Each short poem in the series has its own subject, focus, and thesis, though all are related. The subject of the first, for example, has to do with existence and perception; the second, with perspective. The fourth poem makes the Zen Buddhist point that "all things are one thing." Number 5 discusses the differences between statement and implication. In the ninth poem, the theme is that the universe is a series of concentric circles extending outward to infinity. Number 12 is close to what the Japanese call a "katauta"-a short, emotive question and its intuitive answer. It would be a katauta if the first line were phrased in the form of a question-"Is the river moving?"-the answer to which is, "The blackbird must be flying."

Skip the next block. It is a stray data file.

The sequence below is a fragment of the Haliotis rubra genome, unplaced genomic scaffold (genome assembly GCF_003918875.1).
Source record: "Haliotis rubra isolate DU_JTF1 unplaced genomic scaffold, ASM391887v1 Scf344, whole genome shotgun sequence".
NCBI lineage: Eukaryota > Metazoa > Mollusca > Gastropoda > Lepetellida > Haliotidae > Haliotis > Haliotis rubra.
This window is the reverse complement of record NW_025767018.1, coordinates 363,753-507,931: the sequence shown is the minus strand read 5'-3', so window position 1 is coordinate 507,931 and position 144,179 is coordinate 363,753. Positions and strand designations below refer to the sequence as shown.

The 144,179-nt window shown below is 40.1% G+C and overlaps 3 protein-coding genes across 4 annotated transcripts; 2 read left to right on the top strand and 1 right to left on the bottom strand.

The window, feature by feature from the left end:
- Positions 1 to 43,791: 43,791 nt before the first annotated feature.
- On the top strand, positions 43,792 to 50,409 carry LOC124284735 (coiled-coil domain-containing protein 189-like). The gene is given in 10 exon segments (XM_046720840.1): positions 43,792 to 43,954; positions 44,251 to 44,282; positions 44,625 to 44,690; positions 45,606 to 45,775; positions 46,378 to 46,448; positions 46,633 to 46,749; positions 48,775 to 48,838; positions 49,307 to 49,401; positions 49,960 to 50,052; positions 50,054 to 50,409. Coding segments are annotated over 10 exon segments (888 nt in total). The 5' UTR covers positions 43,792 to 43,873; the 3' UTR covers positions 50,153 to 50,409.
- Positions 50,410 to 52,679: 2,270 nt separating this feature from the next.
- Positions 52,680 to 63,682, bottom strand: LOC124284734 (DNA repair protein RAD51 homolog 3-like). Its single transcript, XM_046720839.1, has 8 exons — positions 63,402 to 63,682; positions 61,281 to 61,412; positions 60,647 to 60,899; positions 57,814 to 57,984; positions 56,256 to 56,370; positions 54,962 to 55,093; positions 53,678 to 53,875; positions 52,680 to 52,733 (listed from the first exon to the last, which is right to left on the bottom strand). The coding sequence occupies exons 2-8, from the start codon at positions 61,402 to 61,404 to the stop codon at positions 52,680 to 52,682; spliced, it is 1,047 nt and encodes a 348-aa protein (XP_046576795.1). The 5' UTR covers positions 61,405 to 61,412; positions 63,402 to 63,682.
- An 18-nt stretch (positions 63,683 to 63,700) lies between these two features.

These poems are quite unusual for Stevens, for they are Imagist in the style of his friend and correspondent William Carlos Williams, rather than in Stevens's normal style, which was Symbolist. That is to say, these poems exemplify Williams's dictum that there should be "no ideas but in things" and do not deal in what Carl Jung called "archetypes," or manifestations in language of the basic drives of human nature, such as love (Eros), wisdom (Athena), or power (Zeus).
Forms and Devices